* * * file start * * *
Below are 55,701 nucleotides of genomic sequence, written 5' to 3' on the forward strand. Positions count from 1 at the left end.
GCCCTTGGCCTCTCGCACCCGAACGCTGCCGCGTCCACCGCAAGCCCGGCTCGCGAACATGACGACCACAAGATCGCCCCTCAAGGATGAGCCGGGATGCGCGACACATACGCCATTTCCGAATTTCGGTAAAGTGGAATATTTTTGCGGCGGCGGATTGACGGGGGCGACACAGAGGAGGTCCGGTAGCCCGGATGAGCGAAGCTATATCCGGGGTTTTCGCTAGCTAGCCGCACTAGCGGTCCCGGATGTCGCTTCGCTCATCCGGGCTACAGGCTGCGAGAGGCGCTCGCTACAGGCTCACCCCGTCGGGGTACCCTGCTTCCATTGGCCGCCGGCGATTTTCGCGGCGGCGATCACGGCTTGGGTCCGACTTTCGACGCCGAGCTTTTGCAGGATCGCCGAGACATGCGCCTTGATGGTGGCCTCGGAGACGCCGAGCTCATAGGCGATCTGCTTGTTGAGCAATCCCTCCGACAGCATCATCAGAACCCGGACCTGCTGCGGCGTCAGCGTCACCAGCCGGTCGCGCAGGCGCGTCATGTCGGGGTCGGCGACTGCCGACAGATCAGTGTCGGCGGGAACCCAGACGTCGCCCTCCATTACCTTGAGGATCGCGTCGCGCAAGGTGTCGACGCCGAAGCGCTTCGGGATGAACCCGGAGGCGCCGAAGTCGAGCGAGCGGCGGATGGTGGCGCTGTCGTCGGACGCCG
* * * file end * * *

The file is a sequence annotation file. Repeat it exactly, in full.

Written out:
Below are 55,701 nucleotides of genomic sequence, written 5' to 3' on the forward strand. Positions count from 1 at the left end.
GCCCTTGGCCTCTCGCACCCGAACGCTGCCGCGTCCACCGCAAGCCCGGCTCGCGAACATGACGACCACAAGATCGCCCCTCAAGGATGAGCCGGGATGCGCGACACATACGCCATTTCCGAATTTCGGTAAAGTGGAATATTTTTGCGGCGGCGGATTGACGGGGGCGACACAGAGGAGGTCCGGTAGCCCGGATGAGCGAAGCTATATCCGGGGTTTTCGCTAGCTAGCCGCACTAGCGGTCCCGGATGTCGCTTCGCTCATCCGGGCTACAGGCTGCGAGAGGCGCTCGCTACAGGCTCACCCCGTCGGGGTACCCTGCTTCCATTGGCCGCCGGCGATTTTCGCGGCGGCGATCACGGCTTGGGTCCGACTTTCGACGCCGAGCTTTTGCAGGATCGCCGAGACATGCGCCTTGATGGTGGCCTCGGAGACGCCGAGCTCATAGGCGATCTGCTTGTTGAGCAATCCCTCCGACAGCATCATCAGAACCCGGACCTGCTGCGGCGTCAGCGTCACCAGCCGGTCGCGCAGGCGCGTCATGTCGGGGTCGGCGACTGCCGACAGATCAGTGTCGGCGGGAACCCAGACGTCGCCCTCCATTACCTTGAGGATCGCGTCGCGCAAGGTGTCGACGCCGAAGCGCTTCGGGATGAACCCGGAGGCGCCGAAGTCGAGCGAGCGGCGGATGGTGGCGCTGTCGTCGGACGCCG